Lastly, the patient had been seen by a urologist in private practice. Physical exam, ultrasound of the abdomen, and MRI of the upper abdomen did not lead to diagnosis.

In our department, the patient reported a maldescensus testis in childhood which had resolved spontaneously. He had not undergone prior surgery and did not report any regular drug intake. Physical examination did not reveal abnormalities apart from bilateral gynecomastia. On ultrasound, a 1.6x1.6 cm hypoechogenic mass within the right apical testis without hypervascularisation was detected (Figure 1).

Figure 1: Hypoechogenic tumor in the upper pole of the right testis, measuring 1.6x1.6 cm, shown in sagittal (A) and transversal (B) plane.

Considering hormonal alterations, gynecomastia, and normal testicular tumor markers, we decided to perform testis-sparing surgery with frozen section using an inguinal approach. In the operating room, the tumor appeared to be capped and rather not malignant on frozen section and could be excised in sano. Final histology confirmed a Leydig cell tumor without histological signs of malignancy (Figure 2). As chest and abdominal computed tomography did not show abnormalities, it could be classified as low risk.

Figure 2: Small round cells in nests of clusters and intervening capillaries, typical for Leydig cell tumors (Hematoxylin-Eosin staining, 20x).

On the first follow-up one month after surgery, the patient was in good general condition, yet gynecomastia had not regressed. Sexual hormones were within normal range. Half a year later, the patient had undergone a lifestyle change and lost 12 kg. Gynecomastia was still palpable but had significantly decreased. We recommended biannual follow-up for the first two years, and then yearly check-ups, including control of hormone levels, physical examination, and imaging of the chest and abdomen every 2 years.

3. Discussion

Leydig cell tumors (LCTs) are comparably rare amongst urological tumor entities accounting for approximately 3% of testicular neoplasms [6]. They can present with typical symptoms of testicular masses and endocrine alterations or stay completely asymptomatic [10]. In our case, symptomatic gynecomastia was the only prominent symptom—apart from a barely palpable testicular mass. For LCTs, gynecomastia is an infrequent symptom; its prevalence in larger cohorts is not higher than 10% [8].

In the presented case, gynecomastia was caused by persistently elevated estradiol, produced by Leydig tumor cells. High levels of serum-estradiol suppressed secretion of luteinizing and follicle-stimulating hormone due to negative feedback and caused hypogonadotropic hypogonadism which resolved after surgery (Table 1). However, gynecomastia did not completely regress within 6 months after surgery. This often takes more than 1 year, and sometimes surgical treatment is needed [7].

The reasons why detection of LCT in this case took almost 2 years are diverse: surely, the testicular mass was small and therefore barely palpable. Although the first medical specialist involved suggested further urological evaluation, the patient decided to see an endocrinologist next. Nonetheless, the urologist as the third specialist involved did not perform testicular ultrasound to rule out a tumor but considered adrenal malignancy instead. This underscores the importance of regular testicular ultrasound in patients in which testicular tumors are suspected or shall be excluded. The incidence of Leydig cell tumors has increased over the last decades due to better imaging techniques [8]. Other data indicate that testicular cancer incidence is increasing in general [11]. However, these data mainly refer to observations in germ cell tumors.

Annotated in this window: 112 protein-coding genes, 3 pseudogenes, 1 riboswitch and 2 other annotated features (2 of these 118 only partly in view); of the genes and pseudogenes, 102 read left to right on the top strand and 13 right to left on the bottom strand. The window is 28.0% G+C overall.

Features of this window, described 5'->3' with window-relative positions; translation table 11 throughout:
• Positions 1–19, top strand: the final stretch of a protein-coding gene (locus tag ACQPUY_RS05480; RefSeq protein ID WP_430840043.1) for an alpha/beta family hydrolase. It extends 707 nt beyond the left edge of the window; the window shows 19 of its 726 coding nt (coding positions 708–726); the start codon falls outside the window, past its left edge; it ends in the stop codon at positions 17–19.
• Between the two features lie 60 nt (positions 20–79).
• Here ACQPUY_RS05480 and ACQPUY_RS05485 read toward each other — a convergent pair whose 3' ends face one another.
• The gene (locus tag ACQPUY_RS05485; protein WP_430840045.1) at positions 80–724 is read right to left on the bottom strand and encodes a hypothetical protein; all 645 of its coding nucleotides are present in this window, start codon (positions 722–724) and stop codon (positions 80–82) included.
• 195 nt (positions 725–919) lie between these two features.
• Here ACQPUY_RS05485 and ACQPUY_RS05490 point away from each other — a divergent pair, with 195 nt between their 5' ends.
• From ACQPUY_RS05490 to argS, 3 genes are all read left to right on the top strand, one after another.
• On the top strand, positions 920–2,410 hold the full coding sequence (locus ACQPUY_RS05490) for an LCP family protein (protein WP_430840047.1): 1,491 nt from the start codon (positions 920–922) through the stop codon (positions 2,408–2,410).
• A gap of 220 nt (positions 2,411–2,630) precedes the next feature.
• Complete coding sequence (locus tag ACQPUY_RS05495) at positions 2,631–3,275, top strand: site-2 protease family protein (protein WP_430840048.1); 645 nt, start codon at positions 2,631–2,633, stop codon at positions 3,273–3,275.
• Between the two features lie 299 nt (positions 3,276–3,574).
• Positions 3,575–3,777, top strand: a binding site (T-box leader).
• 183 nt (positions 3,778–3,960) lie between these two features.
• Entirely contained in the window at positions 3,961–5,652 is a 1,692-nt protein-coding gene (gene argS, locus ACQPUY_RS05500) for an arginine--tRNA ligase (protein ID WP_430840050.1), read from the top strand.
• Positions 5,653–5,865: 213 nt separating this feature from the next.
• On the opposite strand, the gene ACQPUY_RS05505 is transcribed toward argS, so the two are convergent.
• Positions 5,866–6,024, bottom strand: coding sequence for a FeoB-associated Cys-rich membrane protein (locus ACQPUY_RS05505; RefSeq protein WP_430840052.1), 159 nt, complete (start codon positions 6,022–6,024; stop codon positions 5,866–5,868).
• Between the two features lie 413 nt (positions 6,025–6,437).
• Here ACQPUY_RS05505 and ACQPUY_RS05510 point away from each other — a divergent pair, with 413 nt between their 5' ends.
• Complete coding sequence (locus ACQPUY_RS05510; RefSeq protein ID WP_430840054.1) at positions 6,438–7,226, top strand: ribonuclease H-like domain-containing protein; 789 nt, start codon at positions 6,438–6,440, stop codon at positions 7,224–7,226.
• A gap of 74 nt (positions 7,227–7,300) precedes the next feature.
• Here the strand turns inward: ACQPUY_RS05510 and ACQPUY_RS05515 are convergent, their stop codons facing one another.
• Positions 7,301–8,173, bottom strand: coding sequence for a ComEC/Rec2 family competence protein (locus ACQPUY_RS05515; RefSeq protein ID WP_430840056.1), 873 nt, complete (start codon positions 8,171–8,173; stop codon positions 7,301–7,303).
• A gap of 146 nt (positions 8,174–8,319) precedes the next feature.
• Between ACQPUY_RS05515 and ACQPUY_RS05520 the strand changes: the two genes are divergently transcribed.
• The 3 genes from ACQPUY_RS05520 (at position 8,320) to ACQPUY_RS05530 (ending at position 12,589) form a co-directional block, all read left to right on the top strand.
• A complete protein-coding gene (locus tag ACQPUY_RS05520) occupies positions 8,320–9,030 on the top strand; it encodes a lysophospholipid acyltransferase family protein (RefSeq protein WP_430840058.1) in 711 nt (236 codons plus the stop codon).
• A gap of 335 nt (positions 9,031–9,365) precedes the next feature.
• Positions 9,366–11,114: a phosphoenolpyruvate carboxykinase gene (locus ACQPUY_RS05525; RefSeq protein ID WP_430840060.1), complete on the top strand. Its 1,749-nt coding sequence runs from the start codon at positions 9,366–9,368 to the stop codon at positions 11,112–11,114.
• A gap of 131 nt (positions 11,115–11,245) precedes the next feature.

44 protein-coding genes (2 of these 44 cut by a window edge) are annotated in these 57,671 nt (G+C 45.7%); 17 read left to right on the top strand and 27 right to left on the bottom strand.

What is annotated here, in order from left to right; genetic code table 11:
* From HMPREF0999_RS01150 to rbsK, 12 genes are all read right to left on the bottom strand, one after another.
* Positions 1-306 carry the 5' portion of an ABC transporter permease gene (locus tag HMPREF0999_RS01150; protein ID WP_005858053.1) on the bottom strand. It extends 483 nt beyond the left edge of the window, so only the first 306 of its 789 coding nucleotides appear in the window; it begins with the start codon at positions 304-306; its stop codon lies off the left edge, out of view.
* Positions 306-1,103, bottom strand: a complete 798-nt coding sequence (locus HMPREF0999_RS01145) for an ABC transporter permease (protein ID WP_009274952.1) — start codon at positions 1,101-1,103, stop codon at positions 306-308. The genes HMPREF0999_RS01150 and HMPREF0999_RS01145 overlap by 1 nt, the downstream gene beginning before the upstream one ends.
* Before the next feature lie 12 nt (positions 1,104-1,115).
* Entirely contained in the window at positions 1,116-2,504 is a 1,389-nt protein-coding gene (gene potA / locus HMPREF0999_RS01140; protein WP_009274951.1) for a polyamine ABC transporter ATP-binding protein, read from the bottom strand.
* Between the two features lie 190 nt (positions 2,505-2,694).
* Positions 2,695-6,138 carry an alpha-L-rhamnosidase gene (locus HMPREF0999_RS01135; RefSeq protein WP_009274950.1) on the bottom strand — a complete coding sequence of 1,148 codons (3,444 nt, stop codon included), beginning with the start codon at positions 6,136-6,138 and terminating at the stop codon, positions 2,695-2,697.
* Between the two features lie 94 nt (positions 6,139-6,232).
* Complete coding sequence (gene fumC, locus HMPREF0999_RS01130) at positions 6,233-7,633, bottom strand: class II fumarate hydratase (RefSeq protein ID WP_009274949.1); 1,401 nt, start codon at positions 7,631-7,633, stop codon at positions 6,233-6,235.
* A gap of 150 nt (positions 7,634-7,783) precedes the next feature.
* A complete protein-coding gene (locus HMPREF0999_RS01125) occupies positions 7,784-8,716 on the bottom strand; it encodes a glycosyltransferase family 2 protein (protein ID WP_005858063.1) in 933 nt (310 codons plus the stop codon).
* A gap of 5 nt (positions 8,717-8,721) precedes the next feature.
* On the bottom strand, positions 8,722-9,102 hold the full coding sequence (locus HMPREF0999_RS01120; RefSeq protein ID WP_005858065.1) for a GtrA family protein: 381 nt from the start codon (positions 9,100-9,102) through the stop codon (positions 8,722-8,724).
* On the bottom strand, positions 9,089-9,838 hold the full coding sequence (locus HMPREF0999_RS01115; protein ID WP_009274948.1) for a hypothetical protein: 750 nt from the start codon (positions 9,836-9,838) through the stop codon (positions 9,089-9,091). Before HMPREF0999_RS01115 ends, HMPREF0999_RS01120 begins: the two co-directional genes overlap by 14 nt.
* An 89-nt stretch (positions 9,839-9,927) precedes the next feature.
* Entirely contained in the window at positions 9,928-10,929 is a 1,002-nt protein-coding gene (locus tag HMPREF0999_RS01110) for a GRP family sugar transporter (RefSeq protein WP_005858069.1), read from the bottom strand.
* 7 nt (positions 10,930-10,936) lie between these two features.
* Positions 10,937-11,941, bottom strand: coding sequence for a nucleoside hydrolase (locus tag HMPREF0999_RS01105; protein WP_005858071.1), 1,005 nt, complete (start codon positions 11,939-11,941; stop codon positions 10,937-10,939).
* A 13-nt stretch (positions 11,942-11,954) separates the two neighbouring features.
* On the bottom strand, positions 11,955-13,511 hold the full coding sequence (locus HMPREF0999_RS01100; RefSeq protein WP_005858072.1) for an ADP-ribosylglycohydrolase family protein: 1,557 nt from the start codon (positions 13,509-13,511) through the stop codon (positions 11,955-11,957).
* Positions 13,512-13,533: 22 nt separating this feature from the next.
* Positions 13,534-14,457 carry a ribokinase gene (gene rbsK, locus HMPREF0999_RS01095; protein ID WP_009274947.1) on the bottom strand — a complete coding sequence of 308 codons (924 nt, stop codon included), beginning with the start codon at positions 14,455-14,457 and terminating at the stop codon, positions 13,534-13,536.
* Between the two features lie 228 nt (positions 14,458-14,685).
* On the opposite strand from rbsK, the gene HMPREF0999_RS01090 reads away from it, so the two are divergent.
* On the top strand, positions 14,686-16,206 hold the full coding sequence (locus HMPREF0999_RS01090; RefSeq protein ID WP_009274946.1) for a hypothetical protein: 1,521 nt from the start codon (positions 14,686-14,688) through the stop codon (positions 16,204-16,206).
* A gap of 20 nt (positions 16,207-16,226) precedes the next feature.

With the potential diagnosis of LCT in mind, we decided to perform an inguinal approach. Testis-sparing surgery is the recommended therapy for sex cord-stromal tumors of the testis; however an inguinal approach should be used as the diagnosis of testicular germ cell tumor cannot be ruled out preoperatively [12].

Most LCTs are benign. Nevertheless, about 10% of adult patients develop metastatic disease [13]. Large size (> 5 cm), old age, mitotic activity (> 3 per 10 high-power fields), vascular invasion, cytologic atypia, necrosis, infiltrating edges, extratesticular extension, and aneuploidy have been identified as putative signs of malignancy [14, 15]. The prognosis of metastatic LCTs is very poor and only retroperitoneal lymph node dissection (RPLND) has been shown to improve survival [16]. In the presented case, neither pathology nor computed tomography scans revealed signs of malignancy. For this reason, we advised the patient a biannual follow-up within the first two years after surgery, and then yearly follow-up with physical examination, hormonal status, and scrotal and abdominal ultrasound, as well as chest radiography and abdominal computed tomography every two years. Current guidelines do not make clear recommendations on follow-up of patients with benign LCTs. In high-risk patients with more than two risk factors, physical examination, hormonal status, scrotal and abdominal ultrasound, chest radiography, and CT scans shall be performed every three to six months [12, 17].

In this case report, the diagnosis of a testicular Leydig cell tumor took two years pointing out that knowledge of hormonally active testicular tumors is still low. In case of a male patient presenting with gynecomastia, every urologist should keep hormonally active testicular Leydig cell tumors in mind. Differential diagnoses are benign breast conditions, breast cancer, or endocrinopathies. In addition, every medical doctor should always try to perform thorough medical workup of his patients in order to avoid overlooking tiny, but sometimes crucial, aspects leading to diagnosis.


Written informed consent was obtained from the patient for publication of this case report and accompanying images.

Conflicts of Interest

The authors declare that they have no conflicts of interest.